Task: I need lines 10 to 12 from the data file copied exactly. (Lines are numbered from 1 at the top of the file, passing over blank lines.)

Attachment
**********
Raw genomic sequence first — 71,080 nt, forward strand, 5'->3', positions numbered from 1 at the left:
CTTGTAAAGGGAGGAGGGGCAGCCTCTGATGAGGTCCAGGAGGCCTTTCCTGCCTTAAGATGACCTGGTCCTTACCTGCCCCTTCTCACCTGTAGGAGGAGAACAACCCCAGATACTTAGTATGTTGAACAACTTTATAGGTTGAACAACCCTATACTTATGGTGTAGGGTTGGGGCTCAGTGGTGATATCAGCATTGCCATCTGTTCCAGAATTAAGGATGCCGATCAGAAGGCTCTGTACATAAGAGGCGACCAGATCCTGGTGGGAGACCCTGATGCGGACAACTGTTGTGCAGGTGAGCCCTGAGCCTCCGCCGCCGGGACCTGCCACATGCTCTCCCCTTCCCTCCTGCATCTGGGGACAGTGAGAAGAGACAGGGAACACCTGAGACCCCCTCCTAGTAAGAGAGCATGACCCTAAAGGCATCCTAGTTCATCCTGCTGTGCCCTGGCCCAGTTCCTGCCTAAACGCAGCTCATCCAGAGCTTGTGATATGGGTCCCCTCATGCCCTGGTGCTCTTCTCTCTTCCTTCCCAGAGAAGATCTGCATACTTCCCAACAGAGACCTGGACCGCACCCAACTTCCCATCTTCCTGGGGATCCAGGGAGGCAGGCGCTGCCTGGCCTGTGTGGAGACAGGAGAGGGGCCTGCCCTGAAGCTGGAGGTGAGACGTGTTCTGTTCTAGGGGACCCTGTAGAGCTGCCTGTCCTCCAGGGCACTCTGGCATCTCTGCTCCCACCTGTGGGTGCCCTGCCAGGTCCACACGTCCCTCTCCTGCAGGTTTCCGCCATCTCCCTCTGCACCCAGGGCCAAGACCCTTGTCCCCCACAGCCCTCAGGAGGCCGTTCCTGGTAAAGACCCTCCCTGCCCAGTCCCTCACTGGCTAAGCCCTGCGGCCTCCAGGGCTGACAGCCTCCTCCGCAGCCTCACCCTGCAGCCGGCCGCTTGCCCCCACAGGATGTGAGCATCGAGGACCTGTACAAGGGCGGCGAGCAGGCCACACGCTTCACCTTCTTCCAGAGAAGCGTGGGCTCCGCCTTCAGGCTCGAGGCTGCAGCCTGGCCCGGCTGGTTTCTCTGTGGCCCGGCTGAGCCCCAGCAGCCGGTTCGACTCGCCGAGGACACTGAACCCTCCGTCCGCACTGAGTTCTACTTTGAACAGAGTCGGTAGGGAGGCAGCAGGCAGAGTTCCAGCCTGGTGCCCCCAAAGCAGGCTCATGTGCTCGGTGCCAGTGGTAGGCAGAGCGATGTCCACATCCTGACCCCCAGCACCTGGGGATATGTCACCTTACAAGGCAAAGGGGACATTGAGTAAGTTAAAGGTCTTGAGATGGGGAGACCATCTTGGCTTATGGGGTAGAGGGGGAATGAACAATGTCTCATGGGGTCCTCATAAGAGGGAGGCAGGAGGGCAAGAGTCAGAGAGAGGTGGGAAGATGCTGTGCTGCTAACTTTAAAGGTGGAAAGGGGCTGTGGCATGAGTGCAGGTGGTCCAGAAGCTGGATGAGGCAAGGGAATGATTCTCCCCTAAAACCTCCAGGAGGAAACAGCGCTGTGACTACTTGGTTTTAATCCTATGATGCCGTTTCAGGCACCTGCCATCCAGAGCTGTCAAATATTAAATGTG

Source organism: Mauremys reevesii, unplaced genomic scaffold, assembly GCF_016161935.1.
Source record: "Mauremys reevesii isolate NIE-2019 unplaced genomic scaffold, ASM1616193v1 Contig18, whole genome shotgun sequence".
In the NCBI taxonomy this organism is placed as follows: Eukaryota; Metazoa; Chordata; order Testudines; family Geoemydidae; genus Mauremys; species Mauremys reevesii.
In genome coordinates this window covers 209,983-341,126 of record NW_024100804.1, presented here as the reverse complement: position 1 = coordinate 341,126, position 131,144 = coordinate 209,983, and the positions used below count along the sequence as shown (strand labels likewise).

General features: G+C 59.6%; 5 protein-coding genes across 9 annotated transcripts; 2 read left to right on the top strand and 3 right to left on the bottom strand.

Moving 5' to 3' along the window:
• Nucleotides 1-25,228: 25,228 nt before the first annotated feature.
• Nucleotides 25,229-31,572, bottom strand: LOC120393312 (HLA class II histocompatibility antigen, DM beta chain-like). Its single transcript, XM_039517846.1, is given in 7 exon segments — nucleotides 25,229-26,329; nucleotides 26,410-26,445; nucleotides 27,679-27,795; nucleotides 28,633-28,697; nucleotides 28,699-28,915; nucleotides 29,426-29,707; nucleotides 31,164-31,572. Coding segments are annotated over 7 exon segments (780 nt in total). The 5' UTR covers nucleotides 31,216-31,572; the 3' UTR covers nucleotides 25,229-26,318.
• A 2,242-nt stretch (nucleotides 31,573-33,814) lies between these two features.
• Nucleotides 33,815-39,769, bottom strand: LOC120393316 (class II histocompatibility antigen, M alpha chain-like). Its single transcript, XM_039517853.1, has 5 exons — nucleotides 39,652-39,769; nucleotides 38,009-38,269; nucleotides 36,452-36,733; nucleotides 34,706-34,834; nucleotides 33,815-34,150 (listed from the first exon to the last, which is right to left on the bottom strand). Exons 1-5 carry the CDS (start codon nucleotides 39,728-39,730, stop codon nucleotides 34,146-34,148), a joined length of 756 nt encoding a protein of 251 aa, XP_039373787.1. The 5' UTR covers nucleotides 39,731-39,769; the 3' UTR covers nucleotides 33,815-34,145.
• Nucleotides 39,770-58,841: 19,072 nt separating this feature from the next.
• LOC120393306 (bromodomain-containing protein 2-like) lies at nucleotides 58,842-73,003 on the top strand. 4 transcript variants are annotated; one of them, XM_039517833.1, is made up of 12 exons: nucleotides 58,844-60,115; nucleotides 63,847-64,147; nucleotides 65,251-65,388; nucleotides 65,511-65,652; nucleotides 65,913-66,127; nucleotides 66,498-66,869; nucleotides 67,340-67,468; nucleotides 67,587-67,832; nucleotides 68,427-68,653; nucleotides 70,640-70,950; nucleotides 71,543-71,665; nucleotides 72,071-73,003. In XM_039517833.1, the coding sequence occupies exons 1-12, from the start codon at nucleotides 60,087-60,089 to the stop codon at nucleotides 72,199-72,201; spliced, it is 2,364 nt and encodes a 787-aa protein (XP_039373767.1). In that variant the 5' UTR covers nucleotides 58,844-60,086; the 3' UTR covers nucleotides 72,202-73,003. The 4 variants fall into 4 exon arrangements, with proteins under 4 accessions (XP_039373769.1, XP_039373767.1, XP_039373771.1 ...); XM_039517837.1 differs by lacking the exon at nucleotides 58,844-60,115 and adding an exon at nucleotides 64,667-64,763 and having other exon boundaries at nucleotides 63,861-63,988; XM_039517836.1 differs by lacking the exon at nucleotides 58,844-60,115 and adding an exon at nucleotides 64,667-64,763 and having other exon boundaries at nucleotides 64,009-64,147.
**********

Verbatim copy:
• Nucleotides 25,229-31,572, bottom strand: LOC120393312 (HLA class II histocompatibility antigen, DM beta chain-like). Its single transcript, XM_039517846.1, is given in 7 exon segments — nucleotides 25,229-26,329; nucleotides 26,410-26,445; nucleotides 27,679-27,795; nucleotides 28,633-28,697; nucleotides 28,699-28,915; nucleotides 29,426-29,707; nucleotides 31,164-31,572. Coding segments are annotated over 7 exon segments (780 nt in total). The 5' UTR covers nucleotides 31,216-31,572; the 3' UTR covers nucleotides 25,229-26,318.
• A 2,242-nt stretch (nucleotides 31,573-33,814) lies between these two features.
• Nucleotides 33,815-39,769, bottom strand: LOC120393316 (class II histocompatibility antigen, M alpha chain-like). Its single transcript, XM_039517853.1, has 5 exons — nucleotides 39,652-39,769; nucleotides 38,009-38,269; nucleotides 36,452-36,733; nucleotides 34,706-34,834; nucleotides 33,815-34,150 (listed from the first exon to the last, which is right to left on the bottom strand). Exons 1-5 carry the CDS (start codon nucleotides 39,728-39,730, stop codon nucleotides 34,146-34,148), a joined length of 756 nt encoding a protein of 251 aa, XP_039373787.1. The 5' UTR covers nucleotides 39,731-39,769; the 3' UTR covers nucleotides 33,815-34,145.